who, what, huh?

Hey!  Jim Gilmore is running for President.  Because… why not?

He briefly ran for president in the 2008 cycle — announcing his candidacy in December 2006 before withdrawing in July 2007, citing the difficulty of raising money. He went on to run for the U.S. Senate in his native Virginia that year for retiring GOP Sen. John Warner’s seat. But Gilmore was trampled by more than 30 points by his successor in office, former Democratic Gov. Mark Warner. He currently serves as president and CEO of the conservative think tank, the Free Congress Foundation.

It’s a little like Rick Santorum’s run, who… in his last statewide election in Pennsylvania lost by… oh… 17 points… Except, oh… Rick Santorum lost by 13 or 15 percentage points less than Jim Gimor, and in the wacky 2012 “wack-a-mole” Republican contest was the last mole standing against Mitt Romney.  (As opposed to Jim Gilmore, who — was the first mole knocked out in 2008?)

Also running for the Republican nomination… John Kasich.  Because… why not?  And… hm?

Kasich could be the one to watch.

Meanwhile… this should really expose the hypocrisy of any attack from Democratic Presidential candidate Lincoln Chafee on Republican Presidential candidate Carly Fiornia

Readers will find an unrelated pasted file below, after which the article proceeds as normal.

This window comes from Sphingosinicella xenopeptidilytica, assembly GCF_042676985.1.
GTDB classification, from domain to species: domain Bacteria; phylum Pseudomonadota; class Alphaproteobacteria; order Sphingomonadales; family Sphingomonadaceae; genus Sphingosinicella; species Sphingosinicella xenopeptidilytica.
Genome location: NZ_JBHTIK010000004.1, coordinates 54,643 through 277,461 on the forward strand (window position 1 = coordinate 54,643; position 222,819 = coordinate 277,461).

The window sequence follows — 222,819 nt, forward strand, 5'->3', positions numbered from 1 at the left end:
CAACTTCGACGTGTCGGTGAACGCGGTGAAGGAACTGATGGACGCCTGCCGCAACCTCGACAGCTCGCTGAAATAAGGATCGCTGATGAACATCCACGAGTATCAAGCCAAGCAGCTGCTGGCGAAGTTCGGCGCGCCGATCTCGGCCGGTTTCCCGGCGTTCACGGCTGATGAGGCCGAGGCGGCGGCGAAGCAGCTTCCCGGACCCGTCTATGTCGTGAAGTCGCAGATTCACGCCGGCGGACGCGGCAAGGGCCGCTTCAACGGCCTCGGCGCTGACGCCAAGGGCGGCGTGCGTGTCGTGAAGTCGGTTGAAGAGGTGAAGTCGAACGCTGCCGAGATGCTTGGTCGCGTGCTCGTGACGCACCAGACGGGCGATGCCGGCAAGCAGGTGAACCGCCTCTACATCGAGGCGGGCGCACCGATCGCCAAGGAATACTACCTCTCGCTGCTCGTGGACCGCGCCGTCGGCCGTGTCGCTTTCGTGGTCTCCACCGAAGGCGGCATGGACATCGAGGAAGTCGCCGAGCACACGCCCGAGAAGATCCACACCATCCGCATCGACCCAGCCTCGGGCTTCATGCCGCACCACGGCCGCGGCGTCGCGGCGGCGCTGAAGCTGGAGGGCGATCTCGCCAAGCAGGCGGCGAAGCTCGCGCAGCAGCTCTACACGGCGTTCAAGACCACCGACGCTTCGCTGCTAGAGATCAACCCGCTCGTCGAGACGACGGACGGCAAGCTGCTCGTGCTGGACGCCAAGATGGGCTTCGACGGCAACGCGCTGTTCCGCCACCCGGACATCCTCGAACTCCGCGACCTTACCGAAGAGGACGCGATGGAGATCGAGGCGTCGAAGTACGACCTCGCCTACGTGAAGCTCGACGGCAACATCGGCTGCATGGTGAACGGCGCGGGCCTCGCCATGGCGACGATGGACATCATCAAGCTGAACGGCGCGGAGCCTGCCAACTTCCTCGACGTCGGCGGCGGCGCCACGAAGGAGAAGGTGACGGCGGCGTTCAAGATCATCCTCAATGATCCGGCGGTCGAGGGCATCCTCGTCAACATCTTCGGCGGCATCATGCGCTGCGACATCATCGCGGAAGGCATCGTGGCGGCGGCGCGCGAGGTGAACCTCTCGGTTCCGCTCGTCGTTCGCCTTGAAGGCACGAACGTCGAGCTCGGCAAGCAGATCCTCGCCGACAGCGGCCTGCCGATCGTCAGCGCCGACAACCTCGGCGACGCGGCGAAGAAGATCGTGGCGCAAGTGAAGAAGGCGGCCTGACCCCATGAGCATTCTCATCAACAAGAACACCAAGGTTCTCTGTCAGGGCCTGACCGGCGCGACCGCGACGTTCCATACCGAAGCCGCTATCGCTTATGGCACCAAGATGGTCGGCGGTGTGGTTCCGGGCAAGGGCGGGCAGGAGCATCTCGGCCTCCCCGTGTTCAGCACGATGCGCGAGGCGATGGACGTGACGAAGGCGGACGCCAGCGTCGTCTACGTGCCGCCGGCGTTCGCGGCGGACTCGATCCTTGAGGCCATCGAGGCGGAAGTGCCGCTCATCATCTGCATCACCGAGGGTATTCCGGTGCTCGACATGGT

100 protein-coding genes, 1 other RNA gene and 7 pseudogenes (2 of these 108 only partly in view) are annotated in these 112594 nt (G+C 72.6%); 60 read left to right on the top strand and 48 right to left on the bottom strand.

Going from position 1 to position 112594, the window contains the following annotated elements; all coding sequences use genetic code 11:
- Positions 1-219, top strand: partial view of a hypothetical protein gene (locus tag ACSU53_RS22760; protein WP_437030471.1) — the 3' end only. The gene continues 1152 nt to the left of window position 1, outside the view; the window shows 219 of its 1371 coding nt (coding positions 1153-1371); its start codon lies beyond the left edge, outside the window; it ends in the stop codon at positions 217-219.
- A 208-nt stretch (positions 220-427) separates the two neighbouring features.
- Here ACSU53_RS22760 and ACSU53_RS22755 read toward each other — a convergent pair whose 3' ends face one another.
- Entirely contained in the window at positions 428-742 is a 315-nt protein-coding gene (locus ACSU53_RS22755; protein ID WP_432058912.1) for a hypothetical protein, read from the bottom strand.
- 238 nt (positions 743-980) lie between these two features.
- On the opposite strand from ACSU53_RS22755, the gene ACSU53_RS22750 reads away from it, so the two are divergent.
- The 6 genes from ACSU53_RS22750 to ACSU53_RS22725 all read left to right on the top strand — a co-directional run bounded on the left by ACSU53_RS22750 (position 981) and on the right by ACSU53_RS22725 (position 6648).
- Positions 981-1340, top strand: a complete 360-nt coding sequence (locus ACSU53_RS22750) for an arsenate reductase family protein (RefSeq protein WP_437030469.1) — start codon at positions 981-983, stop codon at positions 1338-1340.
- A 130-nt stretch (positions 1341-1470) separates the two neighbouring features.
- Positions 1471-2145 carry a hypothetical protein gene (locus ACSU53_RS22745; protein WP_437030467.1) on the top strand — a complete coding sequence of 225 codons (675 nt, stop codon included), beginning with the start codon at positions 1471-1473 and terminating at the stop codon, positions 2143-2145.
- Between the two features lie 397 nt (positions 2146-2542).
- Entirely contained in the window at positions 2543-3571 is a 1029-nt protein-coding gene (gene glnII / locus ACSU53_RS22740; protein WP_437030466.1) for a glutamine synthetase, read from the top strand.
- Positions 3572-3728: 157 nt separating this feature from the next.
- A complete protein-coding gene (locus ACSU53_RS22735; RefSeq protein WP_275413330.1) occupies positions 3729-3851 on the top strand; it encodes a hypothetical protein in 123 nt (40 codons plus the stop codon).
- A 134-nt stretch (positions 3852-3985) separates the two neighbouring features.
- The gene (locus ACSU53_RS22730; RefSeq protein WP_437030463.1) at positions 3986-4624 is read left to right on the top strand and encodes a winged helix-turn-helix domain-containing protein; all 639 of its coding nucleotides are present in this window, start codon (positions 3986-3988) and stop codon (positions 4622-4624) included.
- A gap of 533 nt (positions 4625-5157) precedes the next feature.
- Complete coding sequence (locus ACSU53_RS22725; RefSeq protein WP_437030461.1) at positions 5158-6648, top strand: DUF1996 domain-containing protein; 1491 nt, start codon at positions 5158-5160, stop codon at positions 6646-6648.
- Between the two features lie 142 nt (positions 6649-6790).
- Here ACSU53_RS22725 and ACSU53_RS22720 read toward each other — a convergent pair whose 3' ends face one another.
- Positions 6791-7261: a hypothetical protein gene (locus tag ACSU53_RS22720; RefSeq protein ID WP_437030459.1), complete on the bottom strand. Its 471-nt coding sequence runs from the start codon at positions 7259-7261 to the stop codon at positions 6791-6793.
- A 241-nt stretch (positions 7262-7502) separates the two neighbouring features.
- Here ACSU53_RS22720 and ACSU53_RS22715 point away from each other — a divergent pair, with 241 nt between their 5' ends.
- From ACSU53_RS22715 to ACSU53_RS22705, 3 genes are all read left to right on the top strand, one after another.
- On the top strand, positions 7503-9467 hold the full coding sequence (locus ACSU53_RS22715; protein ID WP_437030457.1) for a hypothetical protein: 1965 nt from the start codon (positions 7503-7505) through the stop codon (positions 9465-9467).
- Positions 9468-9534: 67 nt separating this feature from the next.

Republican presidential candidate Carly Fiornia may be best known as the former CEO of Hewlett-Packard, but it turns out that another candidate holds more stock in the technology firm these days.
Lincoln Chafee—the Democratic former governor of Rhode Island—owns $50,001 to $100,000 of Hewlett-Packard stock, according to a financial disclosure released Tuesday by the Federal Election Commission. (Candidates only have to classify assets and income by range.) Fiorina, who ran HP for six years and has made her tenure there a key selling point in the presidential race, said she owns just $1,001 to $15,000 worth of shares in the Palo Alto-based firm in a disclosure from Thursday.
That makes a certain amount of sense, considering that Fiorina was fired in 2005 amid a tumble in the company’s stock price following the controversial merger with Compaq. In campaign speeches, she has often called her termination the result of “a boardroom brawl” and blamed the decline on the tech bubble bursting for dooming the merger (critics say the move was doomed to begin with). Either way, Fiorina still invests in her former employer, though not heavily.


Leave a Reply